As for recurring payments, research shows areas where there can be room for improvement across at least some verticals. In the Subscription Commerce Conversion Index, we found that 32.1 percent of streaming services consumers plan to end their accounts because costs are perceived to outweigh benefits. Separately, the same study found that 26.7 percent of digital media consumers plan to end their subscriptions within a year.
Faster, More, Better and Now … on Demand
Since it’s Labor Day, it would make sense that at least some deep dive reading would navigate the brave new waters of faster payments, and specifically how faster payments can lead to happier workers.
Speed thrills when it comes to payments, and the Faster Payments Tracker done in conjunction with Fiserv found that offering instant disbursements to workers — letting them access funds for work performed — breaks the shackles of the payroll cycle. It lets workers manage cash flow. In one statistic, 57 percent of hourly workers surveyed have said that early wage access would be “very helpful.” Drilling down a bit: within one vertical — quick service restaurants — where turnover can reach triple digits as measured annually, quicker access to earnings can be a huge advantage for businesses.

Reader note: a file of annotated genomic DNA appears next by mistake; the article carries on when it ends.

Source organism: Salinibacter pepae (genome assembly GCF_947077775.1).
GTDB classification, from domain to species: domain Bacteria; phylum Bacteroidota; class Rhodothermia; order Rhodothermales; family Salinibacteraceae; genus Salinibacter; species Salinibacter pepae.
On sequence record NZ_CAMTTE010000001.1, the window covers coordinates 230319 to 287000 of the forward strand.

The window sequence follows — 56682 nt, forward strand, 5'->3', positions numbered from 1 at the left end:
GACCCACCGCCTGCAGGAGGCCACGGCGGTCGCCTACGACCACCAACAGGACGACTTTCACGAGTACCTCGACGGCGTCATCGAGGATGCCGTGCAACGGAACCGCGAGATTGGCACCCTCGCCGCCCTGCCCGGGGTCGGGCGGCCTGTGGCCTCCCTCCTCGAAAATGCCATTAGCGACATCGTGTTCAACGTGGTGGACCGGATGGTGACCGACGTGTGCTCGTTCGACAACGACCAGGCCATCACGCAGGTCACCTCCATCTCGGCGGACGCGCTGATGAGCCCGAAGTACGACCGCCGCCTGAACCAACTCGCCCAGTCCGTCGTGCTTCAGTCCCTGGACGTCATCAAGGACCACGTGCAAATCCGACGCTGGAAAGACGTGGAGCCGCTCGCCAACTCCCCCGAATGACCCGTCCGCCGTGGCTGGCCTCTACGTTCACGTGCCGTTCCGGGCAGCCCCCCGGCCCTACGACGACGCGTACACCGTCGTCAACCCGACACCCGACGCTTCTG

In further evidence of the lure of flexible payments, PYMNTS and Mastercard surveyed more than 2,200 gig workers and found that — as the title of the report “Pay Advances: The Gig Economy’s New Normal” suggests — the offering could be a game-changer for the gig economy. In one stat, 51.8 percent of gig workers using platforms that do NOT offer pay advances would consider switching to platforms that do offer that option. That’s a sobering stat, considering that roughly a third of worldwide professionals now participate in the gig economy.
And if that weren’t enough, 12 payments execs weighed in on the various ways instant payments can build competitive advantage and foster sticky relationships — not just for gig workers, but between utilities and customers (for just one example).
Thinking Intelligently About Smarter Payments